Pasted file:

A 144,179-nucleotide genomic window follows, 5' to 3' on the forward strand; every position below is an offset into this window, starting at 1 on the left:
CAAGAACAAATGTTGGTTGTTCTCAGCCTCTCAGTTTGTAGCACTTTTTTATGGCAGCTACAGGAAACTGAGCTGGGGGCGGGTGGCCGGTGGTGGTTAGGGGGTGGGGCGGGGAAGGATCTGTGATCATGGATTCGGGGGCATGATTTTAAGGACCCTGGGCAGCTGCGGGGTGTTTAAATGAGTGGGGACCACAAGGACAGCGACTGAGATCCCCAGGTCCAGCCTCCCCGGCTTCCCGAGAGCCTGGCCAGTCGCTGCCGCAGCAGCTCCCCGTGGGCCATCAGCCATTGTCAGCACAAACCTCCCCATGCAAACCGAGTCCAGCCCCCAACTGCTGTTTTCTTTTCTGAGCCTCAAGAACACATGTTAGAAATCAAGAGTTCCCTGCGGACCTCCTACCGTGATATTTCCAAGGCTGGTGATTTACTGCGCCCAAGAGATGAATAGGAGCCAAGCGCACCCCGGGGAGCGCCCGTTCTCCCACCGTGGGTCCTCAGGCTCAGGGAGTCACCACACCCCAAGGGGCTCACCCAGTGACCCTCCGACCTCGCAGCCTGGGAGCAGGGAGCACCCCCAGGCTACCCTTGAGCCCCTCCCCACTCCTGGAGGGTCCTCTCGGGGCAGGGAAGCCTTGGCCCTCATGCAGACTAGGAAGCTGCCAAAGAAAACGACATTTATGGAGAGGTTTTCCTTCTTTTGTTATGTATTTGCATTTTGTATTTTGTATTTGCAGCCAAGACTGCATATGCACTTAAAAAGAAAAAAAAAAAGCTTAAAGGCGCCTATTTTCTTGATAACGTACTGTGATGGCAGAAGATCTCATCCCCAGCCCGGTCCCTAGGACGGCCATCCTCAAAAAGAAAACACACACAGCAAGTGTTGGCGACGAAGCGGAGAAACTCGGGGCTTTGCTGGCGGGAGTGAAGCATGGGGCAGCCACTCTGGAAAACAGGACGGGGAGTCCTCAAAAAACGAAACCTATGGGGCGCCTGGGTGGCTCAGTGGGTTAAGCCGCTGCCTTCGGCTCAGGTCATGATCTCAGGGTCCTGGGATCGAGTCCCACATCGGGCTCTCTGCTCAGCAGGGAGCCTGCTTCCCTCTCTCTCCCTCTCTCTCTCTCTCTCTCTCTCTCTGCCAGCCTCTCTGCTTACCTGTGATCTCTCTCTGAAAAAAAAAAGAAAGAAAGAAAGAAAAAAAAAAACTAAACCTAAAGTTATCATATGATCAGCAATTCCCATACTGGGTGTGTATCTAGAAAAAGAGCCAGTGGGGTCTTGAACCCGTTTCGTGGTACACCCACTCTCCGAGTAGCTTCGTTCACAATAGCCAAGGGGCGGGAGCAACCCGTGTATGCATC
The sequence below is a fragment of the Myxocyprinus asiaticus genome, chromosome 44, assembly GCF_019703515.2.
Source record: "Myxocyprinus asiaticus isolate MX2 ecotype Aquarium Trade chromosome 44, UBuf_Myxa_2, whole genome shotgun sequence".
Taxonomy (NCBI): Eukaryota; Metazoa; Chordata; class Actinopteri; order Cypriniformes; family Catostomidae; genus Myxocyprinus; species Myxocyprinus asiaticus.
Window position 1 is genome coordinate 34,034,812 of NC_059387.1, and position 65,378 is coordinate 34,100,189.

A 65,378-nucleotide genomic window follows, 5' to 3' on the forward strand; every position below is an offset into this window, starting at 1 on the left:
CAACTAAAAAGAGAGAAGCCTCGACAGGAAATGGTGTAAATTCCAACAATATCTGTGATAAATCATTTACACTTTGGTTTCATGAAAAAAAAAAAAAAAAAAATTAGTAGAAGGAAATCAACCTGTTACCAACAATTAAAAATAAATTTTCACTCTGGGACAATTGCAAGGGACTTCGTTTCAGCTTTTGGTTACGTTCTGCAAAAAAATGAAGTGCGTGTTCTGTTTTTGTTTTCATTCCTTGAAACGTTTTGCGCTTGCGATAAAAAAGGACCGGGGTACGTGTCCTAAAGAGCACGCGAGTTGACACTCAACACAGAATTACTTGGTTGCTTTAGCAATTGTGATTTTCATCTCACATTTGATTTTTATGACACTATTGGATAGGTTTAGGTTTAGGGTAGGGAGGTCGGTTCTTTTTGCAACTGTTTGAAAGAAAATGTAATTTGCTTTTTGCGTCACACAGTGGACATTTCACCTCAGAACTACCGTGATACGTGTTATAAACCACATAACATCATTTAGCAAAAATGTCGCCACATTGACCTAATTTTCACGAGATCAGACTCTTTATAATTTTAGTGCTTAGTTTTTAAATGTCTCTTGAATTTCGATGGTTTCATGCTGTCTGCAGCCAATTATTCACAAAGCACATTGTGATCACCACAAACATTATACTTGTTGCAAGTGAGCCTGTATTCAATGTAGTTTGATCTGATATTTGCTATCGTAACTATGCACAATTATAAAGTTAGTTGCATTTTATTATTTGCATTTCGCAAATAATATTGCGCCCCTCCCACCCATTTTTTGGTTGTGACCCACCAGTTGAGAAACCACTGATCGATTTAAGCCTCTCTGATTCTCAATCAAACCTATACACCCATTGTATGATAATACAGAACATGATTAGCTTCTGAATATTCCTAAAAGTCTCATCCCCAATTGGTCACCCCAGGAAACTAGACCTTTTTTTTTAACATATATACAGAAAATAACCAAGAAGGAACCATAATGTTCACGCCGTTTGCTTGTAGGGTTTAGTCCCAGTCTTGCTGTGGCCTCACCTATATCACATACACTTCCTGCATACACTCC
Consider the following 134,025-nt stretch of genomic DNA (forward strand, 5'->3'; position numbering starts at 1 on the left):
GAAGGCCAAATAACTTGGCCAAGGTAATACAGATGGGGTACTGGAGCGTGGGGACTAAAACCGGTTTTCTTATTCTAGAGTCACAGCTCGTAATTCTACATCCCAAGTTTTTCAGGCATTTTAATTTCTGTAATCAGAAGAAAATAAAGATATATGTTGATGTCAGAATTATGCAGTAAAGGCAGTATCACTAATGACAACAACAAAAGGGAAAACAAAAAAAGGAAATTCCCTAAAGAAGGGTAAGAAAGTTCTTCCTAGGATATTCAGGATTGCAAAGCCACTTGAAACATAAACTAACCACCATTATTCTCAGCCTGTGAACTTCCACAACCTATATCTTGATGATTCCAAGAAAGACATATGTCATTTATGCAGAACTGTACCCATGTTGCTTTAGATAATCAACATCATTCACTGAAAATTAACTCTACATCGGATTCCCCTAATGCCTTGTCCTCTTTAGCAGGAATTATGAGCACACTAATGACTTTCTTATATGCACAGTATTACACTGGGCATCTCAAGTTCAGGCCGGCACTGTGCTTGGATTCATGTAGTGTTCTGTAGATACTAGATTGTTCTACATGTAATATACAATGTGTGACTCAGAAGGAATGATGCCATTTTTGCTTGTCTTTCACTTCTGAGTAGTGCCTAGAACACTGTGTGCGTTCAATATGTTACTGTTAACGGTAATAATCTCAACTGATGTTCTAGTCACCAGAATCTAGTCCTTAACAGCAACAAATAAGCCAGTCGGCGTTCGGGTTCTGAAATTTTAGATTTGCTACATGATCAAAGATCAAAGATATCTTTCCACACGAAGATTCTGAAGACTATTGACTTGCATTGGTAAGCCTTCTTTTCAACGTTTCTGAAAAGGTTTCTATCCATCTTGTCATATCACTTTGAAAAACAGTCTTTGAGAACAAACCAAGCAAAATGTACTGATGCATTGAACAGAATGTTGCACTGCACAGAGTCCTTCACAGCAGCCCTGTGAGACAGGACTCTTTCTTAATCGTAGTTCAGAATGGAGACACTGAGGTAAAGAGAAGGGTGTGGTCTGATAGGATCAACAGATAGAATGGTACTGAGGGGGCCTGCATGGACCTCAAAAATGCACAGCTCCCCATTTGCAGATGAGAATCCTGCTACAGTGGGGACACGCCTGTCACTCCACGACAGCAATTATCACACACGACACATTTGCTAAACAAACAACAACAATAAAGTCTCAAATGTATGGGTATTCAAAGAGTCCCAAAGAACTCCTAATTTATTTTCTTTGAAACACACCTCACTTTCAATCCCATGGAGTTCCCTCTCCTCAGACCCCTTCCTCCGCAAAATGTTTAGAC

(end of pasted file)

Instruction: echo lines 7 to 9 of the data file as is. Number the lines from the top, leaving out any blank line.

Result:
A 65,378-nucleotide genomic window follows, 5' to 3' on the forward strand; every position below is an offset into this window, starting at 1 on the left:
CAACTAAAAAGAGAGAAGCCTCGACAGGAAATGGTGTAAATTCCAACAATATCTGTGATAAATCATTTACACTTTGGTTTCATGAAAAAAAAAAAAAAAAAAATTAGTAGAAGGAAATCAACCTGTTACCAACAATTAAAAATAAATTTTCACTCTGGGACAATTGCAAGGGACTTCGTTTCAGCTTTTGGTTACGTTCTGCAAAAAAATGAAGTGCGTGTTCTGTTTTTGTTTTCATTCCTTGAAACGTTTTGCGCTTGCGATAAAAAAGGACCGGGGTACGTGTCCTAAAGAGCACGCGAGTTGACACTCAACACAGAATTACTTGGTTGCTTTAGCAATTGTGATTTTCATCTCACATTTGATTTTTATGACACTATTGGATAGGTTTAGGTTTAGGGTAGGGAGGTCGGTTCTTTTTGCAACTGTTTGAAAGAAAATGTAATTTGCTTTTTGCGTCACACAGTGGACATTTCACCTCAGAACTACCGTGATACGTGTTATAAACCACATAACATCATTTAGCAAAAATGTCGCCACATTGACCTAATTTTCACGAGATCAGACTCTTTATAATTTTAGTGCTTAGTTTTTAAATGTCTCTTGAATTTCGATGGTTTCATGCTGTCTGCAGCCAATTATTCACAAAGCACATTGTGATCACCACAAACATTATACTTGTTGCAAGTGAGCCTGTATTCAATGTAGTTTGATCTGATATTTGCTATCGTAACTATGCACAATTATAAAGTTAGTTGCATTTTATTATTTGCATTTCGCAAATAATATTGCGCCCCTCCCACCCATTTTTTGGTTGTGACCCACCAGTTGAGAAACCACTGATCGATTTAAGCCTCTCTGATTCTCAATCAAACCTATACACCCATTGTATGATAATACAGAACATGATTAGCTTCTGAATATTCCTAAAAGTCTCATCCCCAATTGGTCACCCCAGGAAACTAGACCTTTTTTTTTAACATATATACAGAAAATAACCAAGAAGGAACCATAATGTTCACGCCGTTTGCTTGTAGGGTTTAGTCCCAGTCTTGCTGTGGCCTCACCTATATCACATACACTTCCTGCATACACTCC
Consider the following 134,025-nt stretch of genomic DNA (forward strand, 5'->3'; position numbering starts at 1 on the left):